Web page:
It's not just knowing which hand guys are either - some guys like passes on their forehand even when it's on their backhand side (meaning you pass it behind their back foot), some guys, as we saw Dustin Brown in the show, make it clear they want it "Backhand, backhand" whenever possible.

So that's the one little glitch that comes with line shuffling - it gives the players one extra, annoying thing to think about.

Although this was with respect to the Olympics, a 2-week tournament where players come together from different teams, the handedness comment could still apply to changing linemates in-game.

Observation 2. The Smith line seems to play a TON, especially in losses. Is this true?

To examine this, I went through the even-strength TOI, in order to try to remove the effect of special teams (even though MacLean has stated that it does interrupt with shift order), for the last 10 Sens wins and losses. I also included the ranking of each player on the team in brackets, as well as the total season EV TOI per game as a comparison (from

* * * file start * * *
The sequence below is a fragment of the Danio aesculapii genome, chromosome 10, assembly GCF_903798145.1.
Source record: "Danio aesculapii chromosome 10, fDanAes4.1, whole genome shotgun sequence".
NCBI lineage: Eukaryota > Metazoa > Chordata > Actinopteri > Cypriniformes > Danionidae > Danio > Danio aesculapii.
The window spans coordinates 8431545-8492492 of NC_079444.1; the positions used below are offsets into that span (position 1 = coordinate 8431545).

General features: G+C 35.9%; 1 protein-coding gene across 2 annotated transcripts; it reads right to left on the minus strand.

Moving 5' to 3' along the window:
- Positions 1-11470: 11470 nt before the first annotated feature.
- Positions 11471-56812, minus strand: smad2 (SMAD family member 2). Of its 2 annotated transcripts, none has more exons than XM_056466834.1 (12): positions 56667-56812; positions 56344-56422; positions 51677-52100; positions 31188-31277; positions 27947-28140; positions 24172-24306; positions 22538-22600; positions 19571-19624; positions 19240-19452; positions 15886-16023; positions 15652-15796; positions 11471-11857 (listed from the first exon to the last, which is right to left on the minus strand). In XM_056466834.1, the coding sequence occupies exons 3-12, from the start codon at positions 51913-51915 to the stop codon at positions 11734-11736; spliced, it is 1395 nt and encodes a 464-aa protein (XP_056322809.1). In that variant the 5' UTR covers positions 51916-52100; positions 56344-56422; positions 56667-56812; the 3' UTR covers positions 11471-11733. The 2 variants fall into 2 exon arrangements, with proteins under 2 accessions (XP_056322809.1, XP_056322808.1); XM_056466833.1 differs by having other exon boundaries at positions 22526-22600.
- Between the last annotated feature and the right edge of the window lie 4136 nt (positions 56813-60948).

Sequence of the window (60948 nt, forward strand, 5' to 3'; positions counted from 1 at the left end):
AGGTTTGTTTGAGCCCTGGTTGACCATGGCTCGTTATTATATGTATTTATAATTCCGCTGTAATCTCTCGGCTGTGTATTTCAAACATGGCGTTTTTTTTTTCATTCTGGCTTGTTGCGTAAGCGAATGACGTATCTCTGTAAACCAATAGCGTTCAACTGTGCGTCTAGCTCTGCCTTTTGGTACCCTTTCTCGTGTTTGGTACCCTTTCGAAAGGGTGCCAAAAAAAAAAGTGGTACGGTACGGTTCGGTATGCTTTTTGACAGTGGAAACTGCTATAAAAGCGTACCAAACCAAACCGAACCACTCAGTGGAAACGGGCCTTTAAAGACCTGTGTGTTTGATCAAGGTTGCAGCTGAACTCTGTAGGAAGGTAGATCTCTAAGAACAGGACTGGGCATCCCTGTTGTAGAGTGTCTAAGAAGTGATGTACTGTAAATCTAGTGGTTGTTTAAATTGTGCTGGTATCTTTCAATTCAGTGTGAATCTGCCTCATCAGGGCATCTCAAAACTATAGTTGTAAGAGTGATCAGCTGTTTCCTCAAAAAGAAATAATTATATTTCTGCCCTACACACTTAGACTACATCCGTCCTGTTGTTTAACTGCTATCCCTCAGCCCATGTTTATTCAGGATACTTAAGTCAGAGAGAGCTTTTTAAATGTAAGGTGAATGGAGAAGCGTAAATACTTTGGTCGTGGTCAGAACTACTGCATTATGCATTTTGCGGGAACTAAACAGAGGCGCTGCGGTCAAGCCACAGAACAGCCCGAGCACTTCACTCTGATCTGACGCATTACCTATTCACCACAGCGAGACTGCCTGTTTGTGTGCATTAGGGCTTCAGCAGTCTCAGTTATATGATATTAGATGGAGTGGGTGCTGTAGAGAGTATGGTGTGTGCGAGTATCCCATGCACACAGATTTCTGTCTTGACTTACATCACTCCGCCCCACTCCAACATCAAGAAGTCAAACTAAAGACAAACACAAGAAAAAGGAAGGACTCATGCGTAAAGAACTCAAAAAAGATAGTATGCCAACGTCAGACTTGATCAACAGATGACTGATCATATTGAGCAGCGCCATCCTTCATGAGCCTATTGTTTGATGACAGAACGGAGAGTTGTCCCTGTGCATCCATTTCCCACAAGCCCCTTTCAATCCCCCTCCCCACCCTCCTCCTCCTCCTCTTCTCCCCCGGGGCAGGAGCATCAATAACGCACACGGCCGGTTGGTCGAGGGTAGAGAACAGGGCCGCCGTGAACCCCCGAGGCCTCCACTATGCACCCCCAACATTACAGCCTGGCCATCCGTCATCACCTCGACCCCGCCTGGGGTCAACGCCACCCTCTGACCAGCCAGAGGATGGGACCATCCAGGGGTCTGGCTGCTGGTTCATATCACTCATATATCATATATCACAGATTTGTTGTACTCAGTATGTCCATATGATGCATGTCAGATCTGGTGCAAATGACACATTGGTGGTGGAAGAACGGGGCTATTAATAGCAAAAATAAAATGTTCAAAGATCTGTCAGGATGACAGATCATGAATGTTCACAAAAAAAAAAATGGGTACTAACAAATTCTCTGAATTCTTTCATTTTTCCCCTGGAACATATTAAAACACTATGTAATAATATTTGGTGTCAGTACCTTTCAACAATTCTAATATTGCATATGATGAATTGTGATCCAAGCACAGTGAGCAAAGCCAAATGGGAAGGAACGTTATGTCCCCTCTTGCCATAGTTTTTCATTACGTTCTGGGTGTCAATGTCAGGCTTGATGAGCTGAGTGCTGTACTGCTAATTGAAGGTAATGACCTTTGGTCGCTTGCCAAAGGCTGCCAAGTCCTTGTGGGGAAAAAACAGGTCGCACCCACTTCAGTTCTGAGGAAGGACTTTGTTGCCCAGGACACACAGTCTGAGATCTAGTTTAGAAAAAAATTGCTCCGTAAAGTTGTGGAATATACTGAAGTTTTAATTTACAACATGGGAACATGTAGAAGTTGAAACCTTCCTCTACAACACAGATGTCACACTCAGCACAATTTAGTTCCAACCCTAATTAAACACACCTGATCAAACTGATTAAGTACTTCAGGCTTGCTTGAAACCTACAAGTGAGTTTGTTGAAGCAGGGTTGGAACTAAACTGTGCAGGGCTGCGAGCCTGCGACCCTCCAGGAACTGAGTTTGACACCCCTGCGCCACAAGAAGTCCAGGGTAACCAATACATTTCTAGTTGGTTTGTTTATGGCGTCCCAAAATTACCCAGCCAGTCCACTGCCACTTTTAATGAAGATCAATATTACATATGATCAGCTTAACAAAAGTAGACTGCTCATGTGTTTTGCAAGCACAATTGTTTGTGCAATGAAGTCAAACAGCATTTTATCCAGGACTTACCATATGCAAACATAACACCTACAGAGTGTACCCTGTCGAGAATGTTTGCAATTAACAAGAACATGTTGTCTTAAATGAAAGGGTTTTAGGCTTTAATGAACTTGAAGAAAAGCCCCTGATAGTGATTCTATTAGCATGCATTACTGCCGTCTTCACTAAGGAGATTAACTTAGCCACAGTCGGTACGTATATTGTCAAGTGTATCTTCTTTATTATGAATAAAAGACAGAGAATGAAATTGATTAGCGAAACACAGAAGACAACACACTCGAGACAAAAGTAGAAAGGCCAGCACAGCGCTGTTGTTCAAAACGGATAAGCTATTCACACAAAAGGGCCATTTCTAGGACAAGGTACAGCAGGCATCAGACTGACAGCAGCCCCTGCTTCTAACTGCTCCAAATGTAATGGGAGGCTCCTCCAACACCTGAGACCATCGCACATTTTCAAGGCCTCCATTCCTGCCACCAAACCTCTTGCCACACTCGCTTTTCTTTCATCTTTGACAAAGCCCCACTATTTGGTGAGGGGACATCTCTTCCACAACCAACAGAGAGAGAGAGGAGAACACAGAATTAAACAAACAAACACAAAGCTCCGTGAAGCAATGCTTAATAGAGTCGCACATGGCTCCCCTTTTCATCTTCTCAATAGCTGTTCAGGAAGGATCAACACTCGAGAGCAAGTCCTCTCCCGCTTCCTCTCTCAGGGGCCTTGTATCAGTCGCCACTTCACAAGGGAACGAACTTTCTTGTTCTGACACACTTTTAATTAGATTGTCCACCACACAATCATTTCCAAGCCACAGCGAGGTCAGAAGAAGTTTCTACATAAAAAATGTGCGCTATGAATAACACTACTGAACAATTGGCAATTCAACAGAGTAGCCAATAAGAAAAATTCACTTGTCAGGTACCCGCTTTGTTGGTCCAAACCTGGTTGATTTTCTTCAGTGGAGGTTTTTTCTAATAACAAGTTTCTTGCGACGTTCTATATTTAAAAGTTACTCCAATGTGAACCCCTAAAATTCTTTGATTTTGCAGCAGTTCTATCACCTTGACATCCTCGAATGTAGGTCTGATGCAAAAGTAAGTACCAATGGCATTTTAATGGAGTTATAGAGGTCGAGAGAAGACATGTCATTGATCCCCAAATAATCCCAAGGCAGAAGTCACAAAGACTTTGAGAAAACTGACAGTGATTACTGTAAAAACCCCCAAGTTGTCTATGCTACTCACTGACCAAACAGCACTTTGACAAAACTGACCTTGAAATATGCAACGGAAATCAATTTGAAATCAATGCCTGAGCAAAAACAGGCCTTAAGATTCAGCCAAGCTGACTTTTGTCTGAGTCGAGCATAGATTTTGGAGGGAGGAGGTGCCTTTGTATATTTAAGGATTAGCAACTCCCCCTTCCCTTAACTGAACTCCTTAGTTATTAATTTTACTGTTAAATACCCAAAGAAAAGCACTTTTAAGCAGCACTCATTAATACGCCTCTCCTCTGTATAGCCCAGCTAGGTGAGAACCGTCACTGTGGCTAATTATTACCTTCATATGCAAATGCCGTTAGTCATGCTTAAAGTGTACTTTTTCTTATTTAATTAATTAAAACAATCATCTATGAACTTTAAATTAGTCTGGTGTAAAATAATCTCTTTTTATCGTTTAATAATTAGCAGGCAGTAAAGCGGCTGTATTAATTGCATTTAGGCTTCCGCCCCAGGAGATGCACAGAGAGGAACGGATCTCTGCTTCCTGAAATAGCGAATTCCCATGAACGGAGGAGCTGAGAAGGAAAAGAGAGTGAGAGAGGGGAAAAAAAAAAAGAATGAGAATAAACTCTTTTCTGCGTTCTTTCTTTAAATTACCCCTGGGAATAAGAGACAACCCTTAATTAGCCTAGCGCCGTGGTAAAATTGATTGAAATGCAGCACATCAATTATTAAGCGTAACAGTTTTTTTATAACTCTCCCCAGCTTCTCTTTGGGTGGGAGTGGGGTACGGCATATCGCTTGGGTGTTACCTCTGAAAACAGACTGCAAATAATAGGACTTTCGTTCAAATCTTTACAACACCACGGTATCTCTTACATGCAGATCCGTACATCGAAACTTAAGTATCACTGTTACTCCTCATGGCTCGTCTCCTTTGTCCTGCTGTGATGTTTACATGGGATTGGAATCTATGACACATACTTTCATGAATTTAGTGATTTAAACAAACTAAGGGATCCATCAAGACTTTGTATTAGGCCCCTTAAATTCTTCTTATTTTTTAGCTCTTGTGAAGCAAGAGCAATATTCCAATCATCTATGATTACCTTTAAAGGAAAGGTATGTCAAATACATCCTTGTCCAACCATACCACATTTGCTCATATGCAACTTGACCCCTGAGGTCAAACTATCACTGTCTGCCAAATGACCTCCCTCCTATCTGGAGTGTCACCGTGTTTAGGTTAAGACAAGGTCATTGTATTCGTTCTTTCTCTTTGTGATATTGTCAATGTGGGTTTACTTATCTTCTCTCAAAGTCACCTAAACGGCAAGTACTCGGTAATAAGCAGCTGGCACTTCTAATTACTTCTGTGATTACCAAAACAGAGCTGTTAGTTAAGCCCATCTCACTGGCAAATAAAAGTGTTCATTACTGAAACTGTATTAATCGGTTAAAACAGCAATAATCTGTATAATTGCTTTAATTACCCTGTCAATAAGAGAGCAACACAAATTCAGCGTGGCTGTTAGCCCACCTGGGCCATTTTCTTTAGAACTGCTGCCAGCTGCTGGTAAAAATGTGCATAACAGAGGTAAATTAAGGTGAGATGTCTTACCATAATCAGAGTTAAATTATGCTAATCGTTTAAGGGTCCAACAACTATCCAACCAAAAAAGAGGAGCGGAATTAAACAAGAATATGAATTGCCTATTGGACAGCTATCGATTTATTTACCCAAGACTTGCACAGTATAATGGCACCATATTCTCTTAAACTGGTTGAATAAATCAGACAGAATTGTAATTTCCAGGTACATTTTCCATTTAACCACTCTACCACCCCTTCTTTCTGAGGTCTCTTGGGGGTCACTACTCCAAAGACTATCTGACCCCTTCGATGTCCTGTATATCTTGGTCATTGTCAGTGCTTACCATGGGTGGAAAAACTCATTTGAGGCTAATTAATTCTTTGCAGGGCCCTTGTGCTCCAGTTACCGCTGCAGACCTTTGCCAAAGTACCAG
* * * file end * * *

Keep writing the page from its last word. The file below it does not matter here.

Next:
Average TOI in last 10 Losses

Average TOI in last 10 Wins

Wins TOI - Losses TOI

EV TOI/game


14.76 (1)

13.85 (3)


14.13 (2)


13.73 (4)

12.82 (6)


13.31 (5)


12.46 (8)

12.48 (8)


12.17 (8)


13.42 (5)

13.47 (5)


13.43 (4)


11.2 (10)

11.25 (9)


11.12 (9)


12.99 (7)

13.86 (2)


14.08 (3)


13.82 (3)

12.63 (7)


12.17 (7)


11.28 (9)

10.17 (11)


11.04 (10)


14.74 (2)

14.52 (1)


14.23 (1)


13.25 (6)

13.66 (4)


13.26 (6)


9.97 (11)

10.2 (10)


9.09 (11)

[if you wanted to see the specific games + full spread of TOI's, click here]

The tricky thing with this type of analysis is that there are so many variables in determining a win and a loss. For example, some of these wins/losses are decided by the shootout, whereas others are blowouts. Some involve the Sens dominating possession but getting unlucky + losing, while some involve the Sens lacking in possession but getting a few breaks and winning. Regardless, I still think this data is useful at a basic level to see if there is any difference in ice-time between wins and losses, and for the purpose of my observation - it works just fine.

As we can see over the past 10 wins and losses, the trio of Greening, Smith and Neil actually play a little more when the Sens win! The players who play more in losses than wins (third column) are Zibanejad (!), Conacher, Spezza, and Michalek. Unsurprisingly, in games that the Sens have won, MacArthur and Ryan have played more minutes.